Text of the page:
Starting a SQL Server Container with a Docker Data Volume. The -v parameter names the volume sqldata1 and /var/opt/mssql is where it will be mounted inside the container.

  • How about the backup of a container? can it be like VM’s snapshot? 
    • You can snapshot the state of a container with docker commit. This will create a new image from the container and that image can be used to create additional containers. But recall, containers are intended to be ephemeral, we really want to define the state of the container OUTSIDE of the container in code. The things inside the container that require data persistency, like databases should be taken care of using  techniques like Docker Data Volume, backups and other high availability scenarios.

 

Speaking at SQLSaturday Sacramento – 757!

Speaking at SQLSaturday Sacramento!

I’m proud to announce that I will be speaking at SQL Saturday Sacramento on July 28th 2018! And wow, 757 SQL Saturdays! This one won’t let you down. Check out the amazing schedule!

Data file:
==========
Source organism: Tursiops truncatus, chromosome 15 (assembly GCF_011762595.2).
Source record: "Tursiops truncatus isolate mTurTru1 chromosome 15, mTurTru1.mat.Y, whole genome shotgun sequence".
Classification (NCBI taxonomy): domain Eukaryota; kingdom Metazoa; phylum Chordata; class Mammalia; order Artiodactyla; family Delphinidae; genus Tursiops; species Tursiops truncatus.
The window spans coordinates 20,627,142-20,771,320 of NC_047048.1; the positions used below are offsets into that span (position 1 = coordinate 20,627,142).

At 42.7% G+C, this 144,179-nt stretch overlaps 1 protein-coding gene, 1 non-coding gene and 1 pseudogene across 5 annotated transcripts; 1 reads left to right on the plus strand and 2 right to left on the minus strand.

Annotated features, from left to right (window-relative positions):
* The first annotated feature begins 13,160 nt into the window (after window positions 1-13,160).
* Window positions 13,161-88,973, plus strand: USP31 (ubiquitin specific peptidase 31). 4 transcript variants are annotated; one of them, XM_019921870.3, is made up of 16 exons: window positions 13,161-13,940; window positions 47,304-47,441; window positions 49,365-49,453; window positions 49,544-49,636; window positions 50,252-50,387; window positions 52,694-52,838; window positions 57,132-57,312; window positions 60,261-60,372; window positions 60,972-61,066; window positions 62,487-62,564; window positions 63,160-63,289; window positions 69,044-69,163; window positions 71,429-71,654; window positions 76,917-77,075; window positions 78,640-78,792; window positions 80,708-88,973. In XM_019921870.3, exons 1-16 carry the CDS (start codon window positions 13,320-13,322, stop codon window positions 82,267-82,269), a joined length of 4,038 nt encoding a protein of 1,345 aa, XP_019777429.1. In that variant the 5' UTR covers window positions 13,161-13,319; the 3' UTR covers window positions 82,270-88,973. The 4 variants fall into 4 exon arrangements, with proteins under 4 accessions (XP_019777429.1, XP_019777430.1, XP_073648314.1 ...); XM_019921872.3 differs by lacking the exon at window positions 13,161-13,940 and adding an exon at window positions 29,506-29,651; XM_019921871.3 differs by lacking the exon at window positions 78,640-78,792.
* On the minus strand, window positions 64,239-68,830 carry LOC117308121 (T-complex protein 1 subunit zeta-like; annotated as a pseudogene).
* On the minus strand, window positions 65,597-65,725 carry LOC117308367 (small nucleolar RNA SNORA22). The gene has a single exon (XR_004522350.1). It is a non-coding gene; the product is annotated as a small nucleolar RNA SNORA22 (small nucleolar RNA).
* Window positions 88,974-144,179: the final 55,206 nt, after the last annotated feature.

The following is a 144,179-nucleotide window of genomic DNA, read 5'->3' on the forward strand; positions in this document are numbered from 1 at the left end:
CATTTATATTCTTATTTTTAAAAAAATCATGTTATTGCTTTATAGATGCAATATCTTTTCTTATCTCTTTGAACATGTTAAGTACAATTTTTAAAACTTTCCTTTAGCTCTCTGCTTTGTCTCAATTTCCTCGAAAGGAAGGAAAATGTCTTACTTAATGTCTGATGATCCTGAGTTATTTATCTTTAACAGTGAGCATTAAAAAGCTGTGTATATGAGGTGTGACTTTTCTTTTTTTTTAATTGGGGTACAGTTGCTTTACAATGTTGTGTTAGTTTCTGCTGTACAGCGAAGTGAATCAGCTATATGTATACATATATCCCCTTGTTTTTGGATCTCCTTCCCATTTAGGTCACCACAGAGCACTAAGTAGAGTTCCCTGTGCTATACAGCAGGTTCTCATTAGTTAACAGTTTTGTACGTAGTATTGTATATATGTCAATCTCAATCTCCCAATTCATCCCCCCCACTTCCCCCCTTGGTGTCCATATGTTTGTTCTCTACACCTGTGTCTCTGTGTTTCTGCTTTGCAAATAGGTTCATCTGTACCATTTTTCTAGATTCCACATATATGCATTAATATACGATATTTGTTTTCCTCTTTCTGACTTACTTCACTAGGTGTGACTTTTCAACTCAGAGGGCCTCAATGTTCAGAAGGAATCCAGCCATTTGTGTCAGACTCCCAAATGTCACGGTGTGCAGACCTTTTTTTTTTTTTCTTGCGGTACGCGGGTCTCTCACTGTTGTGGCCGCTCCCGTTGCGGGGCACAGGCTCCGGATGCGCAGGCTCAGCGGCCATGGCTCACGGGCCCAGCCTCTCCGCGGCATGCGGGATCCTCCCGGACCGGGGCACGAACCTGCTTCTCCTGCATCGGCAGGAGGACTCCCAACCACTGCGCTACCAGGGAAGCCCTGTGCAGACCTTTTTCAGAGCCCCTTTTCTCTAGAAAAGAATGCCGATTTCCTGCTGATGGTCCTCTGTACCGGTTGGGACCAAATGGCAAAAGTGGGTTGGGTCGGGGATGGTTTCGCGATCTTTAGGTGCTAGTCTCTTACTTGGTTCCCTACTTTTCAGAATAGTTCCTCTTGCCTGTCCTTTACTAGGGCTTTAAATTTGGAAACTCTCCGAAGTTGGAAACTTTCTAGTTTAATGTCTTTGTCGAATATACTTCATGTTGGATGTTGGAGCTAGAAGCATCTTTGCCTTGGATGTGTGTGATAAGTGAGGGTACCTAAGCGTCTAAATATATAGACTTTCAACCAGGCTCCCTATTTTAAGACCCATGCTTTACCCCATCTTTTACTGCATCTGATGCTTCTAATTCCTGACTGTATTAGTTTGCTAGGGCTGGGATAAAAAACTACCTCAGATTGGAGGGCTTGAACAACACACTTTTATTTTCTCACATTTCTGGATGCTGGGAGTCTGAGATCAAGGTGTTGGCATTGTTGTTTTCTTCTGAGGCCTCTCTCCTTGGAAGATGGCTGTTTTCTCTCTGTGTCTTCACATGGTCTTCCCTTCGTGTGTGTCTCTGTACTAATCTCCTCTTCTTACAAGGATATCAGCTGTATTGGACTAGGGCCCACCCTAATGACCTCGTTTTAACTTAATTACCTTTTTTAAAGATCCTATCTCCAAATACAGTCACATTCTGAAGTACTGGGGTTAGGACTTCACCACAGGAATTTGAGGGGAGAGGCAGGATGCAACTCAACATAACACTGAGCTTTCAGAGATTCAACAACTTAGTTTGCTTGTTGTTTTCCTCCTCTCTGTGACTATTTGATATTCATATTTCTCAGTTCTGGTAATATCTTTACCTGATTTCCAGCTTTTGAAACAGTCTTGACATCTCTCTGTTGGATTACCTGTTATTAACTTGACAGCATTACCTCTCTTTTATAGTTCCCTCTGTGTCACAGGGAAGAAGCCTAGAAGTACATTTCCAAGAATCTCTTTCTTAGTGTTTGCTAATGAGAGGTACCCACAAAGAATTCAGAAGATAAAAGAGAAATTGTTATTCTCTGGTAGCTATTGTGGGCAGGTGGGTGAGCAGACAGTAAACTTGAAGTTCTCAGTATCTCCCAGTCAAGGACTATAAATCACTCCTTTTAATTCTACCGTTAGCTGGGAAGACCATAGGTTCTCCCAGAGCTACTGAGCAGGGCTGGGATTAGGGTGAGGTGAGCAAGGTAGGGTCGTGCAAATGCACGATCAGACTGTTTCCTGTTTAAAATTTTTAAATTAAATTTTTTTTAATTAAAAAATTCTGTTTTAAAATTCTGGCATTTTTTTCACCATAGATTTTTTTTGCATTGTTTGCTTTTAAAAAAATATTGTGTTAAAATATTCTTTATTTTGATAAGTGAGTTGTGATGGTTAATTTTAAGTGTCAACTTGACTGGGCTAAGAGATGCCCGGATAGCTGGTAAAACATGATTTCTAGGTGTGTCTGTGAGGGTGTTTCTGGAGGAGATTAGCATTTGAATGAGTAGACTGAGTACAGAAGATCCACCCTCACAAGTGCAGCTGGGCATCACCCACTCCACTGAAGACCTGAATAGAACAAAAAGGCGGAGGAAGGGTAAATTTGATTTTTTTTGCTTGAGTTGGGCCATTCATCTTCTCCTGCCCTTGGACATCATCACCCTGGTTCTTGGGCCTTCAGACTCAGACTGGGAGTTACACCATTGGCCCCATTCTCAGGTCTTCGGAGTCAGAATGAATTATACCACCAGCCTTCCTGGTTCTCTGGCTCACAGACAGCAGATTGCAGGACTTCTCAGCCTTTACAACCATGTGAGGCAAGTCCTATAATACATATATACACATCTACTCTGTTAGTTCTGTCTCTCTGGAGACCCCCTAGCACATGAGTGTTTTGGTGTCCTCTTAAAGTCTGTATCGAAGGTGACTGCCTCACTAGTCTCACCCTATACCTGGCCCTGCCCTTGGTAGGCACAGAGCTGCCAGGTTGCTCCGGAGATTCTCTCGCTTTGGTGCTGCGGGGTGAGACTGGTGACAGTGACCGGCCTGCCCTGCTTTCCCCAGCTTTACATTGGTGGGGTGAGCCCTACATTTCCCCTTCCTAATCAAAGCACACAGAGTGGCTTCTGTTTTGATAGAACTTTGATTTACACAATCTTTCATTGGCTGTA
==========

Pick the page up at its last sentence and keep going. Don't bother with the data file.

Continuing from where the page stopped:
If you don’t know what SQLSaturday is, it’s a whole day of free SQL Server training available to you at no cost!

If you haven’t been to a SQLSaturday, what are you waiting for! Sign up now!

SQLSaturday #757 - Sacramento 2018

This year I have TWO sessions!

1. Monitoring Linux Performance for the SQL Server Admin

So you’re a SQL Server administrator and you just installed SQL Server on Linux. It’s a whole new world. Don’t fear, it’s just an operating system. It has all the same components Windows has and in this session we’ll show you that. We will look at the Linux operating system architecture and show you where to look for the performance data you’re used to! Further we’ll dive into SQLPAL and how it architecture and internals enables high performance for your SQL Server. By the end of this session you’ll be ready to go back to the office and have a solid understanding of performance monitoring Linux systems and SQL on Linux. We’ll look at the core system components of CPU, Disk, Memory and Networking monitoring techniques for each and look some of the new tools available.